“When I first was incarcerated in state prison,” Bright said, “I went right to work, worked in the fields several years, and then I landed a job in the culinary department in the kitchen. I went from sweeping and wiping tables to the grill and the butcher shop to the governor’s mansion. I had several jobs.”
Bright’s story is not unique. Most people at Angola work while incarcerated, often performing hard labor in cotton fields on the land of a former slave plantation — often for as little as 2 cents an hour. Another exoneree, Douglas Dilosa, incarcerated for 14 years, went to Angola in the midst of completing a master’s degree. For 12 of those years he worked in the law library making 20 cents an hour, “the maximum pay for any inmate.”
Of the 64 people exonerated in the state of Louisiana, only 33 have been granted compensation, partly because the process for receiving it isn’t easy. Without the help of Innocence Project New Orleans, many of these 33 may not have been able to focus on the arduous legal process.
First, the applicants must have their convictions cleared or reversed in a court. Second, they must also prove by clear and convincing evidence through an evidentiary hearing before a judge that they are factually innocent. Even once this is completed, it can take months or even years to begin receiving the annual checks.
Archie Williams spent close to 37 years in Angola but is only able to receive a maximum of $330,000. This means Williams was paid just over $8,500 for each year he spent in prison.
Since his exoneration in 2019, Williams, a lifelong singer, has forged a path for himself as a performer, becoming a finalist on America’s Got Talent. (His audition went viral and as of April 29 the video had more than 11.5 million views.) His story spurred Simon Cowell to become an ambassador to The Innocence Project (a separate organization from Innocence Project New Orleans who was also involved in his exoneration), claiming “Archie’s performance is probably the single most important one in the history of America’s Got Talent.”
Though Williams has gained fame and recognition for his talent and story, his day-to-day is a constant financial struggle. When we met in April, Williams described having almost nothing left.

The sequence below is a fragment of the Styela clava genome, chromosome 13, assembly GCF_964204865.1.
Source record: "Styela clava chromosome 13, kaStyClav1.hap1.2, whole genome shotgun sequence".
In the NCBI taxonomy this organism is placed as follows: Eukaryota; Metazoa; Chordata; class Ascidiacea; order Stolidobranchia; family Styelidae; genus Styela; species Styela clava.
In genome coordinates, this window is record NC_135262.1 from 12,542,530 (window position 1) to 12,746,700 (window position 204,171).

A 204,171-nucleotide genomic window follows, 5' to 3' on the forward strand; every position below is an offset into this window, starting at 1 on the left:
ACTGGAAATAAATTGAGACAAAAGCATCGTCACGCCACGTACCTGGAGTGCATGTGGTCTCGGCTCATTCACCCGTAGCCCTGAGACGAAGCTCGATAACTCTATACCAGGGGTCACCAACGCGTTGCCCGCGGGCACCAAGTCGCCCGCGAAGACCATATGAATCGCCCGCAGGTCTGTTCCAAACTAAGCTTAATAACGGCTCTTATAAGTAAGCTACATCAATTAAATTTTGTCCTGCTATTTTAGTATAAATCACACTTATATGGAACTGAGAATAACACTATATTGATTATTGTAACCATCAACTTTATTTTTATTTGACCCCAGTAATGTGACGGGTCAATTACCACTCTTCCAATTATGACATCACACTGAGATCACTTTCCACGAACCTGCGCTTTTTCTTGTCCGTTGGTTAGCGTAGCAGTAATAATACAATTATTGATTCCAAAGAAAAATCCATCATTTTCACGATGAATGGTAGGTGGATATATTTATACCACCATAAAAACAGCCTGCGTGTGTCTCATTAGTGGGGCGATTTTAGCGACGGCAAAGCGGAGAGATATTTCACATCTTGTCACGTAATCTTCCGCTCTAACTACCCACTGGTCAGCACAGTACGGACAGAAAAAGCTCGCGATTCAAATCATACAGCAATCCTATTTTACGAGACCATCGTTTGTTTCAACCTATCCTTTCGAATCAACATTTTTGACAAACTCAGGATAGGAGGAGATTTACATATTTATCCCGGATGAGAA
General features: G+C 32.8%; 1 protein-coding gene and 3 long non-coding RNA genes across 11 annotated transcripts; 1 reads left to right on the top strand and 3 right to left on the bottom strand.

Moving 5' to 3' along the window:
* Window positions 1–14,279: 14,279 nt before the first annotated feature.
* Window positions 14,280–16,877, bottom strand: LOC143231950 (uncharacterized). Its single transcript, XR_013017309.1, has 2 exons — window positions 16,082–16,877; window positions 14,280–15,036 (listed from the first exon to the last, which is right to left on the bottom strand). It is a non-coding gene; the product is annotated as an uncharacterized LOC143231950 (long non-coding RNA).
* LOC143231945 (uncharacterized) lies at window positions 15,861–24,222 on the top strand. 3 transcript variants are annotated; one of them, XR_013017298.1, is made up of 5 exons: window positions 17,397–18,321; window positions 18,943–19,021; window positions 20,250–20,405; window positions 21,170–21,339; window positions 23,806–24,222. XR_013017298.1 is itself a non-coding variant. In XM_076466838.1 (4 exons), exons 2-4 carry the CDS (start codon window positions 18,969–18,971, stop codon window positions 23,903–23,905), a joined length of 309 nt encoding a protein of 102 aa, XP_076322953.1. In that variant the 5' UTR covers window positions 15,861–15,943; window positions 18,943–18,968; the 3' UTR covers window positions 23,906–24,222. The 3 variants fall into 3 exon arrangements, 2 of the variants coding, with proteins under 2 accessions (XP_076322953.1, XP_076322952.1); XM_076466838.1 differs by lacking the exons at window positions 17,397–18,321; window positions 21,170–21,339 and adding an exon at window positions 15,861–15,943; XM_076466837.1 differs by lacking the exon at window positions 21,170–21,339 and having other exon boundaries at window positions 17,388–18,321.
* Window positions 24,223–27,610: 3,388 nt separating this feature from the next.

“So now I’m at point one again,” he said. “Because all I can get is $25,000 every September. Don’t have anything to live off. I’m living with friends now.”
Bright was able to purchase his own home after his release in 2003, but almost 20 years later can’t make ends meet.
“Before COVID I was working for a construction company, and as a result of COVID lost that job,” he said. “And so now I’m basically hanging on by the threads.”
There is agreement among exonerees that the current amount of $25,000 with a cap of 10 years is both arbitrary and, as Dilosa puts it, “grossly insufficient.”
Dilosa was wrongly incarcerated for 14 years, from 1987 to 2001 and believes an increase in compensation is crucial.
“And even then, it would not pay everybody for what they’ve lost,” he said.
Multiple exonerated people describe missing their loved one’s deaths, funerals, marriages, children’s upbringings.
“No amount of money is ever going to bring back the last years that I [would have] had with my children,” said Dilosa, who also mentions not being able to spend time with his parents before they died. “Almost everyone in my family from my parents’ generation died while I was incarcerated.”
Bright said those losses are difficult to quantify.
“I don’t care if it’s a year or five years,” he said. “There are some things that can happen in one year that 20 years couldn’t replace.”
Current compensation may cover the most basic living expenses, but exonerees often need more — like therapy, for example.
The trauma someone carries when coming out of prison can be permanent and crippling. A 2014 study found that about half of the prison population has mental health concerns and 10 to 25 percent have serious mental illnesses, compared to 5 percent of people in the general population.